Development of the Graded Redefined Assessment of Strength, Sensibility and Prehension (GRASSP): reviewing measurement specific to the upper limb in tetraplegia

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Object

Primary outcome measures for the upper limb in trials concerning human spinal cord injury (SCI) need to distinguish between functional and neurological changes and require satisfying psychometric properties for clinical application.

Methods

The Graded Redefined Assessment of Strength, Sensibility and Prehension (GRASSP) was developed by the International GRASSP Research and Design Team as a clinical outcome measure specific to the upper limbs for individuals with complete and incomplete tetraplegia (that is, paralysis or paresis). It can be administered across the continuum of recovery after acute cervical SCI. An international multicenter study (involving centers in North America and Europe) was conducted to apply the measure internationally and examine its applicability.

Results

The GRASSP is a multimodal test comprising 5 subtests for each upper limb: dorsal sensation, palmar sensation (tested with Semmes-Weinstein monofilaments), strength (tested with motor grading of 10 muscles), and prehension (distinguishes scores for qualitative and quantitative grasping). Thus, administration of the GRASSP results in 5 numerical scores that provide a comprehensive profile of upper-limb function. The established interrater and test-retest reliability for all subtests within the GRASSP range from 0.84 to 0.96 and from 0.86 to 0.98, respectively. The GRASSP is approximately 50% more sensitive (construct validity) than the International Standards of Neurological Classification of SCI (ISNCSCI) in defining sensory and motor integrity of the upper limb. The subtests show concurrence with the Spinal Cord Independence Measure (SCIM), SCIM self-care subscales, and Capabilities of Upper Extremity Questionnaire (CUE) (the strongest concurrence to impairment is with self-perception of function [CUE], 0.57–0.83, p < 0.0001).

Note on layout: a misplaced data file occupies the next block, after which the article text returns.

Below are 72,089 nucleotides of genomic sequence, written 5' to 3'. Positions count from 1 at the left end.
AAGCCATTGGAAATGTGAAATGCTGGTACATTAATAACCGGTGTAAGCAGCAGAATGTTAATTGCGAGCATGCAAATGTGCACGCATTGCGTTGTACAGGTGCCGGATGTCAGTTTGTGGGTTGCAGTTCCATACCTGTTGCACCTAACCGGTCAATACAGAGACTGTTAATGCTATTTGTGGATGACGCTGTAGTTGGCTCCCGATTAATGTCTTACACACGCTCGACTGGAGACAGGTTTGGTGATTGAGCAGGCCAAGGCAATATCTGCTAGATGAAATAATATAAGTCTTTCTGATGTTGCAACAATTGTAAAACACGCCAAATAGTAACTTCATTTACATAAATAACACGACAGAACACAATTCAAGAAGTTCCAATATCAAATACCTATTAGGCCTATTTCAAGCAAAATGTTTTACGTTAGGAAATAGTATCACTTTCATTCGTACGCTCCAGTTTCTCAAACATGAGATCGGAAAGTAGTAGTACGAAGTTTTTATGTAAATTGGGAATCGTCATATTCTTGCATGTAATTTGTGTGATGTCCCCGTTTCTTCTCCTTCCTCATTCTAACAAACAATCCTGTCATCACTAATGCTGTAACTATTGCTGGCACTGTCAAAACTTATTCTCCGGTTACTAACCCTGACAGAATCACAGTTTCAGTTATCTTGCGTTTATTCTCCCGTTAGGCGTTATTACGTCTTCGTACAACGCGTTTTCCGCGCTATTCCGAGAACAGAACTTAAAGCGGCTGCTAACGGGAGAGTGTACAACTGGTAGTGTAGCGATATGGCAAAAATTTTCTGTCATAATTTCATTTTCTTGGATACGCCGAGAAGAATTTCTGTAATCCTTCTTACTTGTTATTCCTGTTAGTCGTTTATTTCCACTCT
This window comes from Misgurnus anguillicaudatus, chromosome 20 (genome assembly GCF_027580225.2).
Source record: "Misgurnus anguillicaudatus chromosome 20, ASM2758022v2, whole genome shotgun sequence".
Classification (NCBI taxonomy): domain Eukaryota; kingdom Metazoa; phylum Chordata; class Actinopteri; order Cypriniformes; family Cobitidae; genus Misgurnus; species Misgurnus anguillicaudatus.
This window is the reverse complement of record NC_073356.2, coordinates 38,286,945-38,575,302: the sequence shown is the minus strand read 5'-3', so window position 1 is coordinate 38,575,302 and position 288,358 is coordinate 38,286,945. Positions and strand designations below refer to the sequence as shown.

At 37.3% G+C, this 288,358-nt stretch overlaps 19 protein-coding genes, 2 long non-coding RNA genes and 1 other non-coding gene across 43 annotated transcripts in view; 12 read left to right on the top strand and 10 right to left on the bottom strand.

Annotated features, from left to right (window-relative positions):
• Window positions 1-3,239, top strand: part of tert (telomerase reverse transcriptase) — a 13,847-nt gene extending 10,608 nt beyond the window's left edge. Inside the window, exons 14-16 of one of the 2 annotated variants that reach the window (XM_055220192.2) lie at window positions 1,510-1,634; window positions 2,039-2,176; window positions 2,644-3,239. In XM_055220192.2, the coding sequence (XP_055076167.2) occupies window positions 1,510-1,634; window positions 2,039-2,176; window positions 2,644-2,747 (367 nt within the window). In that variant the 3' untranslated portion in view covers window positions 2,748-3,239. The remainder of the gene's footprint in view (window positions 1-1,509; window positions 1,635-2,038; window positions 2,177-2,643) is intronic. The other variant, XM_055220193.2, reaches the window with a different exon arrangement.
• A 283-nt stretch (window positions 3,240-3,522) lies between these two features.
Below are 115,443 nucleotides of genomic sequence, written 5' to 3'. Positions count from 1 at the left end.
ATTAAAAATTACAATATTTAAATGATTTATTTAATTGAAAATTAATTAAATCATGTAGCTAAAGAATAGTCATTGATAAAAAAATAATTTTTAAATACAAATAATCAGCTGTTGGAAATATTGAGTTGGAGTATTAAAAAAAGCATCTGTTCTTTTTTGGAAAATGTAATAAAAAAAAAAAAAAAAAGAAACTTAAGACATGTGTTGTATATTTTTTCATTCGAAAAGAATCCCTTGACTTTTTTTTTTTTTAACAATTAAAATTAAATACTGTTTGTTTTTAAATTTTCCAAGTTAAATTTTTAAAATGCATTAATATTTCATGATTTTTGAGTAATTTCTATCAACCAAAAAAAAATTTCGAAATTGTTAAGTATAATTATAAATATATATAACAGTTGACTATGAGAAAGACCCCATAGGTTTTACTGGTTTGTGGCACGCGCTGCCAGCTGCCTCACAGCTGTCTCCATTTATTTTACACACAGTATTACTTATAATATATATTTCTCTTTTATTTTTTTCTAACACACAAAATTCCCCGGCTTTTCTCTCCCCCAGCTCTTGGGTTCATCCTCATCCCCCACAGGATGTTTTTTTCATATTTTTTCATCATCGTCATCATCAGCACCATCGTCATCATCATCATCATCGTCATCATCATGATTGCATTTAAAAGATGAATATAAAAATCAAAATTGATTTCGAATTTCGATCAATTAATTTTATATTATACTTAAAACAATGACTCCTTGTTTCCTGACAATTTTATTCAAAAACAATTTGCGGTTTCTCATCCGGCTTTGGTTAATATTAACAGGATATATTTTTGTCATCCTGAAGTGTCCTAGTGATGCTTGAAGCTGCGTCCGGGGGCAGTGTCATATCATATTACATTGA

Conclusions

The GRASSP was found to demonstrate reliability, construct validity, and concurrent validity for use as a standardized upper-limb impairment measure for individuals with complete or incomplete tetraplegia. Responsiveness (follow-up from onset to 1 year postinjury) is currently being tested in international studies (in North America and Europe). The GRASSP can be administered early after injury, thus making it a tool that can be administered in acute care (in the ICU), rehabilitation, and outpatient clinics.

Abbreviation used in this paper:SCI = spinal cord injury.

Article Information

Address correspondence to: Michael Fehlings, M.D., Ph.D., Toronto Western Hospital, West Wing 4-449, 399 Bathurst Street, Toronto, Ontario, Canada M5G 2S8. email: Michael.Fehlings@uhn.on.ca.

Please include this information when citing this paper: DOI: 10.3171/2012.6.AOSPINE1258.

© AANS, except where prohibited by US copyright law.

Headings

Figures

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    Theoretical framework for the construct of sensorimotor upper-limb function used for the development of the GRASSP. This figure illustrates the concepts, principles, and structures associated with upper-limb function.

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    Visual representation of GRASSP subtest scores. Superimposing consecutive assessments of the GRASSP in a polar diagram would allow an illustration of scores over time. This figure shows the scores from 6 individuals chosen from the cross-section of 72 to demonstrate different ratings. A diagram such as this would be generated for each hand separately. QL = qualitative; QN = quantitative.

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